When a relationship breaks down, divorce or dissolution may be the only solution. We understand this is a major decision and we will provide full advice and support on the practical arrangements that will need to be made, both with your partner and any children involved.
There is only one ground for divorce in England and Wales – i.e. the irretrievable breakdown of the marriage. Either party to the marriage or Civil Partnership can present a petition for divorce/dissolution provided they have been married or in a Civil Partnership for at least one year and the requirements of domicile or habitual residence in England and Wales have been met.
You can download our simple outline of the progress of an undefended divorce through the Court here
To satisfy the court that the marriage has broken down irretrievably, there must be evidence of one or more of the following:
- Your spouse has committed adultery and you find it intolerable to live with him/her;
- Your spouse has behaved in such a way that you cannot reasonably be expected to live with him/her (sometimes known as “unreasonable behaviour”);
- Either party has deserted the other for a continuous period of at least two years immediately proceeding the presentation of the divorce petition;
- You have lived apart from your spouse for a continuous period of at least two years immediately preceding the presentation of petition and there is consent to a decree being granted;
- You have lived apart from your spouse for a continuous period of at least five years immediately preceding the presentation of the petition.
You cannot petition for a divorce based on your own adultery. These grounds are the same if you wish to dissolve a Civil Partnership except there is no provision to commence dissolution proceedings on the basis of your partner’s adultery. We strongly recommend you obtain your spouse’s agreement to a Petition being presented to the Court and the basis upon which it is to be filed. We will attempt to reach agreement over the form and wording of the Petition and there is often negotiation as to who is the appropriate person to issue the proceedings.
The Court will grant a divorce provided it is satisfied the marriage has irretrievably broken down. The drafting of a Divorce Petition is often dealt with on the basis that it reflects sufficient reason for the marriage to be dissolved whilst not raising issues that would cause unnecessary conflict.
You should be aware that it is possible for a Judge to refuse to accept that a marriage has irretrievably broken down. It is for this reason that the drafting of the Petition is important. Every Petition will contain a certain amount of basic information about who the parties are, where they live and what their respective occupations are. After receiving your divorce or dissolution petition the Court will send a copy to your spouse/partner, together with a document called an Acknowledgement of Service, which your spouse/partner should complete and return to the Court within 14 days.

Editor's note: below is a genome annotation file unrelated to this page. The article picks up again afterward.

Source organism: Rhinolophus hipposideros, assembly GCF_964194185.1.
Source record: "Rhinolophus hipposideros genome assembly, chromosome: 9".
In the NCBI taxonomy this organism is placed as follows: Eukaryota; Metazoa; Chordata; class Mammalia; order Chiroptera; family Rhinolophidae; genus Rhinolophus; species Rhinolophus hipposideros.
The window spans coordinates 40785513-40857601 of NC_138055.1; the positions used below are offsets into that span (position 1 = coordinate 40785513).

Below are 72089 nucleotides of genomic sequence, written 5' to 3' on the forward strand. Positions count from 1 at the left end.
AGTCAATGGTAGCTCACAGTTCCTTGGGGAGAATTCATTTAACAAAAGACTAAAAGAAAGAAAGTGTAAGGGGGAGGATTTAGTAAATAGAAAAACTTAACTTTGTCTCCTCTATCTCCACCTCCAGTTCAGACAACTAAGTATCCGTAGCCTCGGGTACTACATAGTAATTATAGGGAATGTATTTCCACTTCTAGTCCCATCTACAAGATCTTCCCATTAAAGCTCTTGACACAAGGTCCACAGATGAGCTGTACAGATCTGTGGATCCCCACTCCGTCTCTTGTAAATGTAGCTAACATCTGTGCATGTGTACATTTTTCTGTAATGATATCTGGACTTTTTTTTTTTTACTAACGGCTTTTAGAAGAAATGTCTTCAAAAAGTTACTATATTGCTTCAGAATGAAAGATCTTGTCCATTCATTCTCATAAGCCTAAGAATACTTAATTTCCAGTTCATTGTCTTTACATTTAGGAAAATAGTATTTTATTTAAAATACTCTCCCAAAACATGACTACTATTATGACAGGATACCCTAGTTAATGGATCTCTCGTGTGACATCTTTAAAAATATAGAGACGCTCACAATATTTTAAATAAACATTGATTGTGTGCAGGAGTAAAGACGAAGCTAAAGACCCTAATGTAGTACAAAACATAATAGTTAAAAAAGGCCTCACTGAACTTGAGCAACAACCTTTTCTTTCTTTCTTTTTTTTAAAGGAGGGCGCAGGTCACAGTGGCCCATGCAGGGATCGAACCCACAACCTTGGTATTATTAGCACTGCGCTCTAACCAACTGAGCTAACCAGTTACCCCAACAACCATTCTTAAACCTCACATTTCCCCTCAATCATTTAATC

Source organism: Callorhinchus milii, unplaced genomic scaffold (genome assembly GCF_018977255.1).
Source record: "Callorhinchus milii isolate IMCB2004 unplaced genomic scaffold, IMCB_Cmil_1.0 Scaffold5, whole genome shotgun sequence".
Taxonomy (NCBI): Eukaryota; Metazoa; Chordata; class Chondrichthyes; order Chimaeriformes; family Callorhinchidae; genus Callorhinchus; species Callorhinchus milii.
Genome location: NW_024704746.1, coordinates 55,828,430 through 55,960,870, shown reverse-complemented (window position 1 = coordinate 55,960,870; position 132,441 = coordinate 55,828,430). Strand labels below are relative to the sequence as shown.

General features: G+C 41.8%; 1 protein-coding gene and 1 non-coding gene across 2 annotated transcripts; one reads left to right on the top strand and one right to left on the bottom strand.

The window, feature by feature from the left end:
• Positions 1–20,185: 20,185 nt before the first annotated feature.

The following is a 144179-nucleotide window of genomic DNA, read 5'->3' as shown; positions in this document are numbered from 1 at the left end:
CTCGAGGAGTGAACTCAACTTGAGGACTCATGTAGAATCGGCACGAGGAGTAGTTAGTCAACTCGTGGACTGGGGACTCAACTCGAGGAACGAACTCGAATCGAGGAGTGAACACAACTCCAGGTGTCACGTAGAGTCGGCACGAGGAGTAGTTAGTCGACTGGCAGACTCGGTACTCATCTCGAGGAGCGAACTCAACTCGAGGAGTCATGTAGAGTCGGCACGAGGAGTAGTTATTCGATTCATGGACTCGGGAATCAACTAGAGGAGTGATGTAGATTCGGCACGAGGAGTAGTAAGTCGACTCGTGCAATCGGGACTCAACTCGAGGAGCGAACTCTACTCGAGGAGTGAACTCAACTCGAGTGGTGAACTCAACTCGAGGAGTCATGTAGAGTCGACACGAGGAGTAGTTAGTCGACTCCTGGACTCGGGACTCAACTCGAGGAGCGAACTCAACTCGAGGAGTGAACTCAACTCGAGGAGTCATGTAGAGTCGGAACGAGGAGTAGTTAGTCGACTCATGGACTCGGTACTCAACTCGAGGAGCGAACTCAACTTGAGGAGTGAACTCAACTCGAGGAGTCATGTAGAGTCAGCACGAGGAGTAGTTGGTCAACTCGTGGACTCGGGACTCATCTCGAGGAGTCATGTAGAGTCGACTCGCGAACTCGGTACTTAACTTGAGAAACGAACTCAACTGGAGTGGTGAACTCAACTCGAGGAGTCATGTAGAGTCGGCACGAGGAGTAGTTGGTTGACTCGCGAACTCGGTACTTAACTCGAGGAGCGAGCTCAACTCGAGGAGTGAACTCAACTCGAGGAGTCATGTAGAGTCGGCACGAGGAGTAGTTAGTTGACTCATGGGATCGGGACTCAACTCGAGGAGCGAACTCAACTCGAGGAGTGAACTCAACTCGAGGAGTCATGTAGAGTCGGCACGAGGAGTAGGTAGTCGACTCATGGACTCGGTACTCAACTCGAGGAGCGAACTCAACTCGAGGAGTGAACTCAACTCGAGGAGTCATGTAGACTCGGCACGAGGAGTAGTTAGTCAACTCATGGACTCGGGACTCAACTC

Your spouse/partner has the opportunity on that form to indicate whether he/she intends to defend the proceedings. This is why we encourage you to agree the contents of the petition before it is filed at Court. Defended proceedings are rare and often very expensive.
After receiving the completed Acknowledgment of Service from the Court, you will need to complete and sign a Statement confirming the Petition is true, and requesting that the first stage of the divorce/dissolution (the Decree Nisi/Conditional Order) is pronounced. The District Judge will look through the papers and, if satisfied that everything is in order, will certify that the Decree Nisi/Conditional Order should be pronounced and will list a date.
The date is usually a few weeks after the application is lodged, and there is usually no need for anyone to attend Court unless there is an issue regarding costs. Once the Decree Nisi/Conditional Order has been pronounced, the Petitioner (the one who initiated the Petition) may apply for Decree Absolute/Final Order after waiting a further period of six weeks and one day.
The Decree Absolute/Final Order cannot be made until the District Judge has granted his certificate that he is satisfied with the arrangements for the children, and, as an entirely separate matter, it is advisable for the Decree Absolute to be withheld until such time as financial matters have been finalised.
If the Petitioner does not apply for the Decree Absolute then, three months after the date upon which the Petitioner could have applied, the Respondent may themselves make this application. Very rarely would you have to attend Court within divorce or dissolution proceedings.
Typically the process can take between 4-6 months. In some cases it might take longer, for example, if there are issues to be dealt with concerning children, finances and/or property. This is only an estimate and will very much depend on the circumstances of each case.